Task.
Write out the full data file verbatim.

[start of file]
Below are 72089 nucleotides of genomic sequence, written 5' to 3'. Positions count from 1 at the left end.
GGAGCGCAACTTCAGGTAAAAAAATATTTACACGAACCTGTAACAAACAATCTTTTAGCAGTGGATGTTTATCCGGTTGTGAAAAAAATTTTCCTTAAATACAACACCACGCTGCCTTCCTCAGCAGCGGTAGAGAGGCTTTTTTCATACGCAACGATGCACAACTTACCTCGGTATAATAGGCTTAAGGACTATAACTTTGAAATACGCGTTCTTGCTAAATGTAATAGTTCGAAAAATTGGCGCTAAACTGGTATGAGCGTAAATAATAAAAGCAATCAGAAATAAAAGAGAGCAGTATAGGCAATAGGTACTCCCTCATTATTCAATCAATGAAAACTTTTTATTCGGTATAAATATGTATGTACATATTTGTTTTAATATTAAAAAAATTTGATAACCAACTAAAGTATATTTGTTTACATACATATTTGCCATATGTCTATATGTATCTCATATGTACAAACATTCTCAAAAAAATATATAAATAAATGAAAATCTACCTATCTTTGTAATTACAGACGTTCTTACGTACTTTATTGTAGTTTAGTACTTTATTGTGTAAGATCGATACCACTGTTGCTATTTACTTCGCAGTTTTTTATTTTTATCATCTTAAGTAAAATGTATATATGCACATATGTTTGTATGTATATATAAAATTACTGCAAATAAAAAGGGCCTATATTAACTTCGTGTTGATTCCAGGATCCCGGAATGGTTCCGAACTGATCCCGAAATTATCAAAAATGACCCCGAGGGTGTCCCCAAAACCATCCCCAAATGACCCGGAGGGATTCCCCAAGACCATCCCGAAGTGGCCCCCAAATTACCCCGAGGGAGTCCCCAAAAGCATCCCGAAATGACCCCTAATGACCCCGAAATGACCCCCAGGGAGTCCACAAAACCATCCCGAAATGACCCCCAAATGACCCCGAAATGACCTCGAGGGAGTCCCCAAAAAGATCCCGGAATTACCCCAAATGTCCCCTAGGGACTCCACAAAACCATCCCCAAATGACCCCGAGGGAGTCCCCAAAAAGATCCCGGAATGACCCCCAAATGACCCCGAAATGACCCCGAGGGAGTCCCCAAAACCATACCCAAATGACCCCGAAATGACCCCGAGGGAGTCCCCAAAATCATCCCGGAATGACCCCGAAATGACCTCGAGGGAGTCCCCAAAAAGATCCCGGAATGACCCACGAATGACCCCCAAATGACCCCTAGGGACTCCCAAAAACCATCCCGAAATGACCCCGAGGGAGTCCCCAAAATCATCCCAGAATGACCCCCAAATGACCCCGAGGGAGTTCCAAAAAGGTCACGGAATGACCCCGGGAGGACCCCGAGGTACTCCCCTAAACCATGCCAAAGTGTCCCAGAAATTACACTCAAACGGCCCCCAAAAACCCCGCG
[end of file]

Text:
Below are 72089 nucleotides of genomic sequence, written 5' to 3'. Positions count from 1 at the left end.
GGAGCGCAACTTCAGGTAAAAAAATATTTACACGAACCTGTAACAAACAATCTTTTAGCAGTGGATGTTTATCCGGTTGTGAAAAAAATTTTCCTTAAATACAACACCACGCTGCCTTCCTCAGCAGCGGTAGAGAGGCTTTTTTCATACGCAACGATGCACAACTTACCTCGGTATAATAGGCTTAAGGACTATAACTTTGAAATACGCGTTCTTGCTAAATGTAATAGTTCGAAAAATTGGCGCTAAACTGGTATGAGCGTAAATAATAAAAGCAATCAGAAATAAAAGAGAGCAGTATAGGCAATAGGTACTCCCTCATTATTCAATCAATGAAAACTTTTTATTCGGTATAAATATGTATGTACATATTTGTTTTAATATTAAAAAAATTTGATAACCAACTAAAGTATATTTGTTTACATACATATTTGCCATATGTCTATATGTATCTCATATGTACAAACATTCTCAAAAAAATATATAAATAAATGAAAATCTACCTATCTTTGTAATTACAGACGTTCTTACGTACTTTATTGTAGTTTAGTACTTTATTGTGTAAGATCGATACCACTGTTGCTATTTACTTCGCAGTTTTTTATTTTTATCATCTTAAGTAAAATGTATATATGCACATATGTTTGTATGTATATATAAAATTACTGCAAATAAAAAGGGCCTATATTAACTTCGTGTTGATTCCAGGATCCCGGAATGGTTCCGAACTGATCCCGAAATTATCAAAAATGACCCCGAGGGTGTCCCCAAAACCATCCCCAAATGACCCGGAGGGATTCCCCAAGACCATCCCGAAGTGGCCCCCAAATTACCCCGAGGGAGTCCCCAAAAGCATCCCGAAATGACCCCTAATGACCCCGAAATGACCCCCAGGGAGTCCACAAAACCATCCCGAAATGACCCCCAAATGACCCCGAAATGACCTCGAGGGAGTCCCCAAAAAGATCCCGGAATTACCCCAAATGTCCCCTAGGGACTCCACAAAACCATCCCCAAATGACCCCGAGGGAGTCCCCAAAAAGATCCCGGAATGACCCCCAAATGACCCCGAAATGACCCCGAGGGAGTCCCCAAAACCATACCCAAATGACCCCGAAATGACCCCGAGGGAGTCCCCAAAATCATCCCGGAATGACCCCGAAATGACCTCGAGGGAGTCCCCAAAAAGATCCCGGAATGACCCACGAATGACCCCCAAATGACCCCTAGGGACTCCCAAAAACCATCCCGAAATGACCCCGAGGGAGTCCCCAAAATCATCCCAGAATGACCCCCAAATGACCCCGAGGGAGTTCCAAAAAGGTCACGGAATGACCCCGGGAGGACCCCGAGGTACTCCCCTAAACCATGCCAAAGTGTCCCAGAAATTACACTCAAACGGCCCCCAAAAACCCCGCG